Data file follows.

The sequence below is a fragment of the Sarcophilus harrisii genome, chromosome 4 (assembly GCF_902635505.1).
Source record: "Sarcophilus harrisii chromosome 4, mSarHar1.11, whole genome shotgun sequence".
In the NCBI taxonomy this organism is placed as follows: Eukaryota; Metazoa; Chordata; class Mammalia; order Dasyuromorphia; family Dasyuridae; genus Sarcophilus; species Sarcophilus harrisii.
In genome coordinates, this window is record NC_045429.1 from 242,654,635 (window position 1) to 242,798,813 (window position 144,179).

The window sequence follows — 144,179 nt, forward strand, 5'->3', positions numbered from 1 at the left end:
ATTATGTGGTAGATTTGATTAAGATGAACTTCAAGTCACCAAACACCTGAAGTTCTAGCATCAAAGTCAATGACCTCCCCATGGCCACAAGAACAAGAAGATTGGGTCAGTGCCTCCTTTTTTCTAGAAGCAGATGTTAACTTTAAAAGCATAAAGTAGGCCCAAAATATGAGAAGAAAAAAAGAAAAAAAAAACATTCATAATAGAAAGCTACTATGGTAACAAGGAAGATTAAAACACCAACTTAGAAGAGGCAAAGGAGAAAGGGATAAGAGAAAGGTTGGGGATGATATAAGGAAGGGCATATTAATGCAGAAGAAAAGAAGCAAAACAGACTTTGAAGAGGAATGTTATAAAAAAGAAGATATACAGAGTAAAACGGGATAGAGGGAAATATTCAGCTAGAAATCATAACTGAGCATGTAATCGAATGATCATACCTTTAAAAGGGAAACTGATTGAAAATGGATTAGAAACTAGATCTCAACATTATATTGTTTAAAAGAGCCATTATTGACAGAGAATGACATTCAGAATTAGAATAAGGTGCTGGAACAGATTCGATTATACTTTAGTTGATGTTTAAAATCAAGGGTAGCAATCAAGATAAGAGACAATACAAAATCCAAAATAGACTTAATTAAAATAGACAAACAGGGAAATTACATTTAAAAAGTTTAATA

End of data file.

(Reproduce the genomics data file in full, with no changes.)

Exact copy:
The sequence below is a fragment of the Sarcophilus harrisii genome, chromosome 4 (assembly GCF_902635505.1).
Source record: "Sarcophilus harrisii chromosome 4, mSarHar1.11, whole genome shotgun sequence".
In the NCBI taxonomy this organism is placed as follows: Eukaryota; Metazoa; Chordata; class Mammalia; order Dasyuromorphia; family Dasyuridae; genus Sarcophilus; species Sarcophilus harrisii.
In genome coordinates, this window is record NC_045429.1 from 242,654,635 (window position 1) to 242,798,813 (window position 144,179).

The window sequence follows — 144,179 nt, forward strand, 5'->3', positions numbered from 1 at the left end:
ATTATGTGGTAGATTTGATTAAGATGAACTTCAAGTCACCAAACACCTGAAGTTCTAGCATCAAAGTCAATGACCTCCCCATGGCCACAAGAACAAGAAGATTGGGTCAGTGCCTCCTTTTTTCTAGAAGCAGATGTTAACTTTAAAAGCATAAAGTAGGCCCAAAATATGAGAAGAAAAAAAGAAAAAAAAAACATTCATAATAGAAAGCTACTATGGTAACAAGGAAGATTAAAACACCAACTTAGAAGAGGCAAAGGAGAAAGGGATAAGAGAAAGGTTGGGGATGATATAAGGAAGGGCATATTAATGCAGAAGAAAAGAAGCAAAACAGACTTTGAAGAGGAATGTTATAAAAAAGAAGATATACAGAGTAAAACGGGATAGAGGGAAATATTCAGCTAGAAATCATAACTGAGCATGTAATCGAATGATCATACCTTTAAAAGGGAAACTGATTGAAAATGGATTAGAAACTAGATCTCAACATTATATTGTTTAAAAGAGCCATTATTGACAGAGAATGACATTCAGAATTAGAATAAGGTGCTGGAACAGATTCGATTATACTTTAGTTGATGTTTAAAATCAAGGGTAGCAATCAAGATAAGAGACAATACAAAATCCAAAATAGACTTAATTAAAATAGACAAACAGGGAAATTACATTTAAAAAGTTTAATA